We were not expecting our oldest to get invited to OA, but on the other hand, he's becoming a stronger camper and person as he is getting older and more experienced.  Top kid in the troop? Nope, but he's making his way, little bit by little bit. 

Edited by WisconsinMomma

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I think it's always helpful to remember that in Scouting, there is no "top kid." Comparisons should have no meaning in Scouting; a Scout cannot be behind or ahead of others because the only person in the world who can decide where that Scout "should" be is the Scout himself. The very point of Scouting is to train these young people to compare who they are now to what they could become. As parents, leaders, and friends, we should work with our Scouts where they are, not where we think they 'should' be. The goal is not to climb higher than the other Scouts, but rather to reach further than we had before.

The core of the Order of the Arrow is service, and the core of service is putting others before ourselves - it's the very antithesis of trying to be better than others, which is a lesson more and more people forget these days. The Scout who ought to be elected to the Order (whether such is the case in reality or not) is not he who tries to be THE best, but rather he who tries to be HIS best - and it sounds like that's what your oldest is trying to do. That's the kind of person the OA needs, because the only way to be our best self is learn to become selfless.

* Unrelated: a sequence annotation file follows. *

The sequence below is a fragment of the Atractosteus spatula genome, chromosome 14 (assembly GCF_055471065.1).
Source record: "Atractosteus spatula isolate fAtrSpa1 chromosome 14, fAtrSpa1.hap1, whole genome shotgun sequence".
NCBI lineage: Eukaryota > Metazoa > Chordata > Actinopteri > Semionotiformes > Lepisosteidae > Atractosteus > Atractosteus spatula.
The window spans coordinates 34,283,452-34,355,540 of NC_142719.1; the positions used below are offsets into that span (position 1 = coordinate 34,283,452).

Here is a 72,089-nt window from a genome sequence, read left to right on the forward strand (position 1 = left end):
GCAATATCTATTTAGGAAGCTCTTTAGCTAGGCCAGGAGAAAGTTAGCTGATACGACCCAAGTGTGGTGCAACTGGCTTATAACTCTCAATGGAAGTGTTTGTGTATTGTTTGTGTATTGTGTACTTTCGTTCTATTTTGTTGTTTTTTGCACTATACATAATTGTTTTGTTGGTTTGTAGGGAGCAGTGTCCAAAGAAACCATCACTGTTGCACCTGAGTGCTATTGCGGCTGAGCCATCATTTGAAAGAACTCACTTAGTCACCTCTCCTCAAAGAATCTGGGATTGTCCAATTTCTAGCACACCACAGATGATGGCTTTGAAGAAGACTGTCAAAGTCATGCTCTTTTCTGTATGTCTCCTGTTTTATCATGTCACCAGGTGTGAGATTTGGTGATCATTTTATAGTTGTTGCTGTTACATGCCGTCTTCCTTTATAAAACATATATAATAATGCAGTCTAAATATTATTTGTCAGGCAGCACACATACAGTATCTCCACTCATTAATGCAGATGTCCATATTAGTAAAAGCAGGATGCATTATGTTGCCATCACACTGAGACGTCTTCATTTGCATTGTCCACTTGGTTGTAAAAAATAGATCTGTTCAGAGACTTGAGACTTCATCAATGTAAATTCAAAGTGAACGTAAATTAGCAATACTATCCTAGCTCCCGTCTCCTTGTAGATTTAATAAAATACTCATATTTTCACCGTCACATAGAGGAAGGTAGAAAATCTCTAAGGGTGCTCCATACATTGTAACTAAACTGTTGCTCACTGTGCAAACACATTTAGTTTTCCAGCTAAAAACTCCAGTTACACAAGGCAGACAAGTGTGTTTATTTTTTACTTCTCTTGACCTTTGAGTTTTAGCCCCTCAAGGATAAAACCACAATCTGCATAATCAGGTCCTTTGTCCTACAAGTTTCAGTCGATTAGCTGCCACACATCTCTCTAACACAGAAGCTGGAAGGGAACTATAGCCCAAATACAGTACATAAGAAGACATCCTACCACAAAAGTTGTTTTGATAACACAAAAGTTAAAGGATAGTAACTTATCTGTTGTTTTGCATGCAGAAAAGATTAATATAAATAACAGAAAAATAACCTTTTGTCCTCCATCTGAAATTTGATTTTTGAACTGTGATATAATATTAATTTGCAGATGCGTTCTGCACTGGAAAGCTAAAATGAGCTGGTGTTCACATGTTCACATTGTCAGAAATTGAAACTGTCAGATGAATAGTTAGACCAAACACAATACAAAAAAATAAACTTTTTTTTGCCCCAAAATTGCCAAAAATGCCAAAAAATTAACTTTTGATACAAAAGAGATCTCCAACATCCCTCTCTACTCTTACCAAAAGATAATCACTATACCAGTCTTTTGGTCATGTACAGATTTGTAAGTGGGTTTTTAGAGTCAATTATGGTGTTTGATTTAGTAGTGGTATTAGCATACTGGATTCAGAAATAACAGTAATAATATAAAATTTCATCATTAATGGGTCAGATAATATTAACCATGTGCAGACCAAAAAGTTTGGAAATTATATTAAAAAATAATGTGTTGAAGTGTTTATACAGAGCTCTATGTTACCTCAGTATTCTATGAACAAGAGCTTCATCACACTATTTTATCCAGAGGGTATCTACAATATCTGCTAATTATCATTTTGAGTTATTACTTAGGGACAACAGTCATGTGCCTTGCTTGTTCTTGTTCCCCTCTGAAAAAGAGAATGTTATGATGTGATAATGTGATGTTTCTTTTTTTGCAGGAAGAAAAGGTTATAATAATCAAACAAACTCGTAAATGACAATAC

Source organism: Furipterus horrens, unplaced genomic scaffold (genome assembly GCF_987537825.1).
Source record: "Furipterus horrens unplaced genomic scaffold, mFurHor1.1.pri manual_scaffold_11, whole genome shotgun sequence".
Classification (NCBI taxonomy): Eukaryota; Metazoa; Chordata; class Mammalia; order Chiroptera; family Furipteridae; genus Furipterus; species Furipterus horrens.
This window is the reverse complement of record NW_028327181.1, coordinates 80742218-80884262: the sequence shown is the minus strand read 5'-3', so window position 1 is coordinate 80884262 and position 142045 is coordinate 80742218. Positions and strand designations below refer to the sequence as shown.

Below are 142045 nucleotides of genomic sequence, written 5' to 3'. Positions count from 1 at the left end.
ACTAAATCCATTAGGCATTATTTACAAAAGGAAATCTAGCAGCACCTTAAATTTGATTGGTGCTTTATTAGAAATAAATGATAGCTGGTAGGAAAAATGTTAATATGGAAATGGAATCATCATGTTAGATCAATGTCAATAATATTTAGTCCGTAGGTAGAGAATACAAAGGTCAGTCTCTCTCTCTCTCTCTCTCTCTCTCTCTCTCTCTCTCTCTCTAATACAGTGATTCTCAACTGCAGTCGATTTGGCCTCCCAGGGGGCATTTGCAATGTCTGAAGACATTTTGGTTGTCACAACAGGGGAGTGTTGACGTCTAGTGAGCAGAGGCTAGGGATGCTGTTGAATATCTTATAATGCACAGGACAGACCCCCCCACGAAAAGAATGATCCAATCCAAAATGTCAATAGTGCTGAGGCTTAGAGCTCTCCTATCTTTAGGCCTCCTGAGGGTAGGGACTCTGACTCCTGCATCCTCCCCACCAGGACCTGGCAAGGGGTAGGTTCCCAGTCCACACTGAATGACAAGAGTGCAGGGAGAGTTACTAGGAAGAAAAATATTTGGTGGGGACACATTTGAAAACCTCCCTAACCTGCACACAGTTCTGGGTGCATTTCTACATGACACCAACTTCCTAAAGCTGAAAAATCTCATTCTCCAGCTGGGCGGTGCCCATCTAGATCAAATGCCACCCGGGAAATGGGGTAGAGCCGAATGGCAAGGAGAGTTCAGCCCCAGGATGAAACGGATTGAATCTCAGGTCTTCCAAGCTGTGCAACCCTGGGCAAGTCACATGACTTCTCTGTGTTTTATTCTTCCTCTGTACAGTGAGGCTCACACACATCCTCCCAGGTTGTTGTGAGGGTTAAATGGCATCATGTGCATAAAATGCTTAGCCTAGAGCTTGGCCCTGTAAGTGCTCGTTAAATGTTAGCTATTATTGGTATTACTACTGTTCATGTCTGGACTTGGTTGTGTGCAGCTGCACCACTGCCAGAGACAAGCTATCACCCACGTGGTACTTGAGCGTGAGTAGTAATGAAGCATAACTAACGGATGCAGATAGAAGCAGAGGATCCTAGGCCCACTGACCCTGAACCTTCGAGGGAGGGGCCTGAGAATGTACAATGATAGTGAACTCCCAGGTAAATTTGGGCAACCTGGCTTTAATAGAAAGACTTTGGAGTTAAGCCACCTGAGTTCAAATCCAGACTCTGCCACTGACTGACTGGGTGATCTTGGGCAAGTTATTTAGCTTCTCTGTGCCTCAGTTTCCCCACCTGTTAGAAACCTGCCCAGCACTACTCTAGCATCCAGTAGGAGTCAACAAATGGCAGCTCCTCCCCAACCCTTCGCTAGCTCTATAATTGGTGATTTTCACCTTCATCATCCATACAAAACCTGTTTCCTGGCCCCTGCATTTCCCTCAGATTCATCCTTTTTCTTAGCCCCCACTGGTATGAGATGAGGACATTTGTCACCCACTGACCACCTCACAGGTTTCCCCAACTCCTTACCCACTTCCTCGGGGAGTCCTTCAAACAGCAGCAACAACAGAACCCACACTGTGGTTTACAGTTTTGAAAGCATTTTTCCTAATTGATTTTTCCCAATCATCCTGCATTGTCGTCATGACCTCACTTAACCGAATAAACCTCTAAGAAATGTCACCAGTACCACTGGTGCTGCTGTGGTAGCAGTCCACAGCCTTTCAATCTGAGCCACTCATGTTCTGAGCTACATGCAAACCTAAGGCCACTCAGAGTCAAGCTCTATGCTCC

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10 minutes ago, The Latin Scot said:

I think it's always helpful to remember that in Scouting, there is no "top kid." ...

One day I'll have to introduce you to MY kid...

  • Haha 2